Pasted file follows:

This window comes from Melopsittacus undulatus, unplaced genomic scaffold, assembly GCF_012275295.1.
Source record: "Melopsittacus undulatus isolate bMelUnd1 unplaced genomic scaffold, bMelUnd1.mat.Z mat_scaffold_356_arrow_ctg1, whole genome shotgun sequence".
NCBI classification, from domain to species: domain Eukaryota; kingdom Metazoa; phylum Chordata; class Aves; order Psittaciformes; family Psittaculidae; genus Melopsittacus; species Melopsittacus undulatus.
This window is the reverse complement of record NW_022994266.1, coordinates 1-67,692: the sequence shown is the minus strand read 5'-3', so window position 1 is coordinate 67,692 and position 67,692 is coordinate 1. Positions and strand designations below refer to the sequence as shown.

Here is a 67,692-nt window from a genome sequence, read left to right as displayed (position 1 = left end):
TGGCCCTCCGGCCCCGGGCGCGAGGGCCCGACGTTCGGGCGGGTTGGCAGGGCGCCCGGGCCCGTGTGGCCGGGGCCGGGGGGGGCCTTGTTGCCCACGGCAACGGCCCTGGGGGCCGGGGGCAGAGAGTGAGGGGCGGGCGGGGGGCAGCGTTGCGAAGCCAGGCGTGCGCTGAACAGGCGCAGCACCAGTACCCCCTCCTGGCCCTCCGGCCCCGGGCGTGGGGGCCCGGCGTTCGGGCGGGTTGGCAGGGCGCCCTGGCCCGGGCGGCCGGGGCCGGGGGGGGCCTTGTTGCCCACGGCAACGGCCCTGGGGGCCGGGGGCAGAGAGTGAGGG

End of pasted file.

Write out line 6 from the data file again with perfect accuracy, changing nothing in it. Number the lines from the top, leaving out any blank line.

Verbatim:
TGGCCCTCCGGCCCCGGGCGCGAGGGCCCGACGTTCGGGCGGGTTGGCAGGGCGCCCGGGCCCGTGTGGCCGGGGCCGGGGGGGGCCTTGTTGCCCACGGCAACGGCCCTGGGGGCCGGGGGCAGAGAGTGAGGGGCGGGCGGGGGGCAGCGTTGCGAAGCCAGGCGTGCGCTGAACAGGCGCAGCACCAGTACCCCCTCCTGGCCCTCCGGCCCCGGGCGTGGGGGCCCGGCGTTCGGGCGGGTTGGCAGGGCGCCCTGGCCCGGGCGGCCGGGGCCGGGGGGGGCCTTGTTGCCCACGGCAACGGCCCTGGGGGCCGGGGGCAGAGAGTGAGGG